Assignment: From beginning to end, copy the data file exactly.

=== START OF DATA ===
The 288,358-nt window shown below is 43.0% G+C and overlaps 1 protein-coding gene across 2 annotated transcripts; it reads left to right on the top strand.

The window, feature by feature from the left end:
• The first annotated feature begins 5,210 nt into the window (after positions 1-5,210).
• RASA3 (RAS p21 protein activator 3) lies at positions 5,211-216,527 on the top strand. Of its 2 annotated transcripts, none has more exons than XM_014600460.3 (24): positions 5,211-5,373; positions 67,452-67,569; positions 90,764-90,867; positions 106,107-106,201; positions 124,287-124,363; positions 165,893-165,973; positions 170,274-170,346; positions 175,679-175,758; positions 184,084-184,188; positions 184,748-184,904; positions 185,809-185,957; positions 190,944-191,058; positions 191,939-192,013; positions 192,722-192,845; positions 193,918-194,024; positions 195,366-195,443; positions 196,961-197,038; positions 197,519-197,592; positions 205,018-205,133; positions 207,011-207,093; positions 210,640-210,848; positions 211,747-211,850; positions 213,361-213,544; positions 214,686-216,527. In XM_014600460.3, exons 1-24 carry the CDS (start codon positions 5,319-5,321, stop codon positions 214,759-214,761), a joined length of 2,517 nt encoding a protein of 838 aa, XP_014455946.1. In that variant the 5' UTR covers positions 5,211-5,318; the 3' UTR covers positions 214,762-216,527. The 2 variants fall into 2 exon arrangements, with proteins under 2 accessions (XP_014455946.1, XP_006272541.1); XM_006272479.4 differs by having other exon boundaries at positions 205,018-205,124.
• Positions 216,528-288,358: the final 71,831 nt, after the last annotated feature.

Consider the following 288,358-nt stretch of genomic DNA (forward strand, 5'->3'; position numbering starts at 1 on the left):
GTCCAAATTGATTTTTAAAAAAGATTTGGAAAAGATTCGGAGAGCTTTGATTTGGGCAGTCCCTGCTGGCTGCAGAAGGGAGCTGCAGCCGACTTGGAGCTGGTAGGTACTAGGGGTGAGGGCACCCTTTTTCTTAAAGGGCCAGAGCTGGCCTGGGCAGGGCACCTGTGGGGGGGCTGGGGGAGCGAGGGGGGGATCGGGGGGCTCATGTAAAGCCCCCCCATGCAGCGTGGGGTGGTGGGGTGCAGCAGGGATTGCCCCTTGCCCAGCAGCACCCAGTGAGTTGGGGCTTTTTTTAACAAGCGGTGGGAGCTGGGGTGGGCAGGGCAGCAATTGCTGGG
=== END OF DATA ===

The 288,358-nt window shown below is 43.0% G+C and overlaps 1 protein-coding gene across 2 annotated transcripts; it reads left to right on the top strand.

The window, feature by feature from the left end:
• The first annotated feature begins 5,210 nt into the window (after positions 1-5,210).
• RASA3 (RAS p21 protein activator 3) lies at positions 5,211-216,527 on the top strand. Of its 2 annotated transcripts, none has more exons than XM_014600460.3 (24): positions 5,211-5,373; positions 67,452-67,569; positions 90,764-90,867; positions 106,107-106,201; positions 124,287-124,363; positions 165,893-165,973; positions 170,274-170,346; positions 175,679-175,758; positions 184,084-184,188; positions 184,748-184,904; positions 185,809-185,957; positions 190,944-191,058; positions 191,939-192,013; positions 192,722-192,845; positions 193,918-194,024; positions 195,366-195,443; positions 196,961-197,038; positions 197,519-197,592; positions 205,018-205,133; positions 207,011-207,093; positions 210,640-210,848; positions 211,747-211,850; positions 213,361-213,544; positions 214,686-216,527. In XM_014600460.3, exons 1-24 carry the CDS (start codon positions 5,319-5,321, stop codon positions 214,759-214,761), a joined length of 2,517 nt encoding a protein of 838 aa, XP_014455946.1. In that variant the 5' UTR covers positions 5,211-5,318; the 3' UTR covers positions 214,762-216,527. The 2 variants fall into 2 exon arrangements, with proteins under 2 accessions (XP_014455946.1, XP_006272541.1); XM_006272479.4 differs by having other exon boundaries at positions 205,018-205,124.
• Positions 216,528-288,358: the final 71,831 nt, after the last annotated feature.

Consider the following 288,358-nt stretch of genomic DNA (forward strand, 5'->3'; position numbering starts at 1 on the left):
GTCCAAATTGATTTTTAAAAAAGATTTGGAAAAGATTCGGAGAGCTTTGATTTGGGCAGTCCCTGCTGGCTGCAGAAGGGAGCTGCAGCCGACTTGGAGCTGGTAGGTACTAGGGGTGAGGGCACCCTTTTTCTTAAAGGGCCAGAGCTGGCCTGGGCAGGGCACCTGTGGGGGGGCTGGGGGAGCGAGGGGGGGATCGGGGGGCTCATGTAAAGCCCCCCCATGCAGCGTGGGGTGGTGGGGTGCAGCAGGGATTGCCCCTTGCCCAGCAGCACCCAGTGAGTTGGGGCTTTTTTTAACAAGCGGTGGGAGCTGGGGTGGGCAGGGCAGCAATTGCTGGG